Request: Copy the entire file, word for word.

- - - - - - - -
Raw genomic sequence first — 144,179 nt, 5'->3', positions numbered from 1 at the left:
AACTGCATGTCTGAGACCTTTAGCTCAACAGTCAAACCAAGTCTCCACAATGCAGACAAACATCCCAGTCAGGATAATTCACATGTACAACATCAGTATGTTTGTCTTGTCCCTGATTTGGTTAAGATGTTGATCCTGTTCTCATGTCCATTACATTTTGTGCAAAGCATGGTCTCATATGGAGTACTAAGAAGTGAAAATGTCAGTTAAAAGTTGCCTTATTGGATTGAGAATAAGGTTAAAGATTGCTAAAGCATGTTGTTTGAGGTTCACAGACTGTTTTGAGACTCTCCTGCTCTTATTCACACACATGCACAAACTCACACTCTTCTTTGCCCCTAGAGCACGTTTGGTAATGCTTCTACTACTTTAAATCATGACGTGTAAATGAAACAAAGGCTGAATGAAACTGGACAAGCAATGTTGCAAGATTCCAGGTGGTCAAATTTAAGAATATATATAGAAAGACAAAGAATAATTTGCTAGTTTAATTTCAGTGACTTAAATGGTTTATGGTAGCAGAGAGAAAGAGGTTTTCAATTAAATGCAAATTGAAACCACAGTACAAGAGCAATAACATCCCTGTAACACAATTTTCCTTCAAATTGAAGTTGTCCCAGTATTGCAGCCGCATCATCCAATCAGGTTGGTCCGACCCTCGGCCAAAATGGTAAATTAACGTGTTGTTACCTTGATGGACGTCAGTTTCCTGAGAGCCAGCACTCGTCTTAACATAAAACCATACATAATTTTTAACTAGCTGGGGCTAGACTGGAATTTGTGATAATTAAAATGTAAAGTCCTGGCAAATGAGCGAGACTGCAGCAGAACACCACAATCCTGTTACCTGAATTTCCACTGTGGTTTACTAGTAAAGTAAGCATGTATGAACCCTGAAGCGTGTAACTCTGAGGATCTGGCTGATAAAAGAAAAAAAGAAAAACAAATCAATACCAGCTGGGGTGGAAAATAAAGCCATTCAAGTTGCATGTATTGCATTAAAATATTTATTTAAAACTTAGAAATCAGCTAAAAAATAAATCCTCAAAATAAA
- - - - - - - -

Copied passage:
Raw genomic sequence first — 144,179 nt, 5'->3', positions numbered from 1 at the left:
AACTGCATGTCTGAGACCTTTAGCTCAACAGTCAAACCAAGTCTCCACAATGCAGACAAACATCCCAGTCAGGATAATTCACATGTACAACATCAGTATGTTTGTCTTGTCCCTGATTTGGTTAAGATGTTGATCCTGTTCTCATGTCCATTACATTTTGTGCAAAGCATGGTCTCATATGGAGTACTAAGAAGTGAAAATGTCAGTTAAAAGTTGCCTTATTGGATTGAGAATAAGGTTAAAGATTGCTAAAGCATGTTGTTTGAGGTTCACAGACTGTTTTGAGACTCTCCTGCTCTTATTCACACACATGCACAAACTCACACTCTTCTTTGCCCCTAGAGCACGTTTGGTAATGCTTCTACTACTTTAAATCATGACGTGTAAATGAAACAAAGGCTGAATGAAACTGGACAAGCAATGTTGCAAGATTCCAGGTGGTCAAATTTAAGAATATATATAGAAAGACAAAGAATAATTTGCTAGTTTAATTTCAGTGACTTAAATGGTTTATGGTAGCAGAGAGAAAGAGGTTTTCAATTAAATGCAAATTGAAACCACAGTACAAGAGCAATAACATCCCTGTAACACAATTTTCCTTCAAATTGAAGTTGTCCCAGTATTGCAGCCGCATCATCCAATCAGGTTGGTCCGACCCTCGGCCAAAATGGTAAATTAACGTGTTGTTACCTTGATGGACGTCAGTTTCCTGAGAGCCAGCACTCGTCTTAACATAAAACCATACATAATTTTTAACTAGCTGGGGCTAGACTGGAATTTGTGATAATTAAAATGTAAAGTCCTGGCAAATGAGCGAGACTGCAGCAGAACACCACAATCCTGTTACCTGAATTTCCACTGTGGTTTACTAGTAAAGTAAGCATGTATGAACCCTGAAGCGTGTAACTCTGAGGATCTGGCTGATAAAAGAAAAAAAGAAAAACAAATCAATACCAGCTGGGGTGGAAAATAAAGCCATTCAAGTTGCATGTATTGCATTAAAATATTTATTTAAAACTTAGAAATCAGCTAAAAAATAAATCCTCAAAATAAA